Ok I have a question about raw milk. Are any of you concerned about getting sick? I ask because I know some commercial dairies aren't as clean as small farm holders, but I also know some small farmers also don't keep their cows very clean. So what do you do? Do you inspect each farm holding you are considering? Just wondering. And to be completely honest I am writing a paper for college on this particular topic: Pasteurized vs. Unpasterurized. So any other suggestions or comments would be great. ;-)
Last Edit: Nov 1, 2010 21:43:56 GMT -5 by barnydhppy
Good for you Jen. Please read my reply to raw milk for infants.
I am not afraid of getting sick from a healthy cow. I have worked with hundreds of cows and I tell you that because of a very strange truth. Now this is hard to take, hard to stomach, so to speak but... it is true.
Get ready, sit down and don't get sick to your stomach (a mental thing)..... Cow POOP* does not make people sick. Horse poop*does not make people sick. (*from a healthy cow or horse) I have been in situations where I have fallen in vats of it, gotten some IN MY MOUTH and been better than fine, no sick at all, no stomach problems, not even a flatulence.
In fact experts who design manure and composting manure pits for mega livestock will attest to the fact that workers who fall into the pits do not get sick. AMAZING
What gets us sick is the idea. The mental gross-out. ... and that we believe that "germs make us sick" lie (over-simplification) we learned in Kindergarten*. (*Truth: Pathogens make us mount successful or unsuccessful war inside us, most microbes do nothing, and some pro-biotics are very beneficial to our living bodies.)
I am educated and experienced. My Grandfather was a Doctor who cured disease with raw milk from certified healthy cows. The medicine behind that was completely hidden by a decision by the drug and dairy cartels in the mid 1900's. A book, "The Untold Story of Milk" tells that story and is something you should use in your paper. by Ron Schmidt (I think)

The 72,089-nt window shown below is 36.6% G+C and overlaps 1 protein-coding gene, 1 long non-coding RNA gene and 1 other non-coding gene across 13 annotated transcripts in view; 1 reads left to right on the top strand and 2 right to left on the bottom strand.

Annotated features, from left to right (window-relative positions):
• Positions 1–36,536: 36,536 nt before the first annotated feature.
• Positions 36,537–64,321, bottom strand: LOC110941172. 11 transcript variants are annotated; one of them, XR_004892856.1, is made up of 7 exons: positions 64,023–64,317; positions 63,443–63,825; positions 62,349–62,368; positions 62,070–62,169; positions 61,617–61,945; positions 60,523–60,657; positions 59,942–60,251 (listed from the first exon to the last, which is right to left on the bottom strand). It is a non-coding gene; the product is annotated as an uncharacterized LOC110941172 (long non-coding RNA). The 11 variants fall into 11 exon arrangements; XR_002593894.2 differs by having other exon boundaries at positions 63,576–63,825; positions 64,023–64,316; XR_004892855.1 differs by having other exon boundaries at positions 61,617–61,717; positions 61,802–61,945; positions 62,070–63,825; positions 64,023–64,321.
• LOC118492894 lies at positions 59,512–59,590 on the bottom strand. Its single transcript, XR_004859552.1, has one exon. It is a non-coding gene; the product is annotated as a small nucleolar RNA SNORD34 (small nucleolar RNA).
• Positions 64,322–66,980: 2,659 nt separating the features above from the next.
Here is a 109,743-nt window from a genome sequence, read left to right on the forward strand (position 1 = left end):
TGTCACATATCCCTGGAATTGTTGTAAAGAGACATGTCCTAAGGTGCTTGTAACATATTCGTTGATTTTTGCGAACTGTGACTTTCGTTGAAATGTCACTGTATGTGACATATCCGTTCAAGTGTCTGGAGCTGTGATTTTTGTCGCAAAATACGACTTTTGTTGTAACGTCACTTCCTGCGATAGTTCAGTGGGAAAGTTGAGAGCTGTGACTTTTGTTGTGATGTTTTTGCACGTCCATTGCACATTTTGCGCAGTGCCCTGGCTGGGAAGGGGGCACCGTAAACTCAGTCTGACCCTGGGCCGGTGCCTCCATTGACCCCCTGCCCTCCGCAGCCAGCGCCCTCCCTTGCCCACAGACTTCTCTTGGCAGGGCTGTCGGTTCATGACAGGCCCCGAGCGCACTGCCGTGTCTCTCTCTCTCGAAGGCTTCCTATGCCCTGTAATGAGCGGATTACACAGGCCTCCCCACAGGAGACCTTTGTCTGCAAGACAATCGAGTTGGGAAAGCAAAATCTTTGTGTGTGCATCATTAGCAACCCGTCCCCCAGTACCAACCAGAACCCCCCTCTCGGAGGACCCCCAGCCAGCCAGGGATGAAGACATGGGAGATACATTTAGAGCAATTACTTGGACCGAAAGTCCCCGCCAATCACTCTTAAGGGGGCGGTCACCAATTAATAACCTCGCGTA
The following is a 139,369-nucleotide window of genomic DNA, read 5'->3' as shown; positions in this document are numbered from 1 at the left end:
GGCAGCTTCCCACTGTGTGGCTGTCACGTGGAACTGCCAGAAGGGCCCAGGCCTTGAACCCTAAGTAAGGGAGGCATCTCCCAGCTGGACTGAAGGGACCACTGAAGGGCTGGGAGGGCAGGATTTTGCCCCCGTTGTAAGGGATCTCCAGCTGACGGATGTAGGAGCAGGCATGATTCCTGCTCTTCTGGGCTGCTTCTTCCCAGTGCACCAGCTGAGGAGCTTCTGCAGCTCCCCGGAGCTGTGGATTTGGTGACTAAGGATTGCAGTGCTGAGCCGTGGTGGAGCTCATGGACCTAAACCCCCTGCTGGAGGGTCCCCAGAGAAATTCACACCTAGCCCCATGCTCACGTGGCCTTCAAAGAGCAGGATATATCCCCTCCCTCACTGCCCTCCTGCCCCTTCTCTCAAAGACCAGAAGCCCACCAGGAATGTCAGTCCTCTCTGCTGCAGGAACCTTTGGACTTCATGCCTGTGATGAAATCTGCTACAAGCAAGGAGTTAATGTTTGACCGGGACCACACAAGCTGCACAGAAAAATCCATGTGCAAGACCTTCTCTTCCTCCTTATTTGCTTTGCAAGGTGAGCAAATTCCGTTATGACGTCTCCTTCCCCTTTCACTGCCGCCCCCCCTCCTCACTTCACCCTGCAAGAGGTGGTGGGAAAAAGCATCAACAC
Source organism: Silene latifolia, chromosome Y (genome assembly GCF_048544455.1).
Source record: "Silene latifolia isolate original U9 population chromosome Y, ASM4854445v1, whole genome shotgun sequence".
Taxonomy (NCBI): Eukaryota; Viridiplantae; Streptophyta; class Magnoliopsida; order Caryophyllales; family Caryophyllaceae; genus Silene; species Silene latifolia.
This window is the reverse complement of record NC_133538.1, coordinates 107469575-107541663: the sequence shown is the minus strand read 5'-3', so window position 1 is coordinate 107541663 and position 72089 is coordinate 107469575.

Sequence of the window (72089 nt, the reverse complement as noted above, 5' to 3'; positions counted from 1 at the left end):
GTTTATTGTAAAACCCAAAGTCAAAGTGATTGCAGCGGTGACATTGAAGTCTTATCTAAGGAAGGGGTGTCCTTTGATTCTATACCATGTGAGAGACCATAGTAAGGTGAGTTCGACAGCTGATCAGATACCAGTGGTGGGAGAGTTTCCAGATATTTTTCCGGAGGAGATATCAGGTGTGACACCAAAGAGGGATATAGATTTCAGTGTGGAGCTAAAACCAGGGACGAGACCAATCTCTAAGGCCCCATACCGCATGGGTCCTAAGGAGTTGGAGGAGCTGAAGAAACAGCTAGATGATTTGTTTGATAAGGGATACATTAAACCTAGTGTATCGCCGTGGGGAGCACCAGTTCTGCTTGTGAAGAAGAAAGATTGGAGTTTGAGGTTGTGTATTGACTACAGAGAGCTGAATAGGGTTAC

When you write the paper THROW OUT the preconceived notions that you might have and start fresh. Know that those of us who have gotten over the fear of drinking that first raw milk, the, "oh am I gonna die" apprehension of that first raw milk yogurt (that was delicious!) have discovered a world of better health. -Sally McD
Last Edit: Dec 1, 2007 13:15:07 GMT -5 by sallymcd
(has been SallyMA, and SallyCA in prior years.)
Jen, to answer your question, the dairy we got our milk from is certified organic and milks about 80 head. 90% of their milk goes to an organic coop for pasteurization (yuck!) and resale in stores. But they do have cow shares available.
If the farm I were getting my milk from were smaller, not certified, etc. I would do a lot of research and ask to visit the farm at various times to make sure they had good practices and were open to visits. In my opinion, people who aren't open to such visits have something to hide and are worth being leary of.
Good luck with your paper. Check out the Real Milk webpage by the Weston Foundation. They have a lot of info and are how I got in contact with the people I got my milk from.
link verified: 3.1.11
Last Edit: Mar 1, 2011 20:25:10 GMT -5 by barnydhppy
As always the replies I get are very informed. It's not as if I am against raw milk because I'm not. My mom grew up on a dairy farm and I know that milk was unpastuerized. I actually came up with this topic because of Nina Plank's book: Real Food. So I kind of got hooked on this topic. Anyway the paper is for my .... wait for it.... infectious disease class. Now you know why I was asking about clean or dirty cows.
I know that California requires higher standards for milk that will be sold raw than it does for milk that will be for pastuerization. I would think they should be the same regardless but what do I know. I have been on the real milk website as well. In Ohio the only thing I've found so far is cheese that can be bought that is made from raw milk. That is also why I asked about the people a person would buy from.
I also stumbled on a site called Not Milk. As you can probably assume it is not favorable toward milk of any kind. Of course I have to read these things as well to make a balanced paper. As always thanks for everything.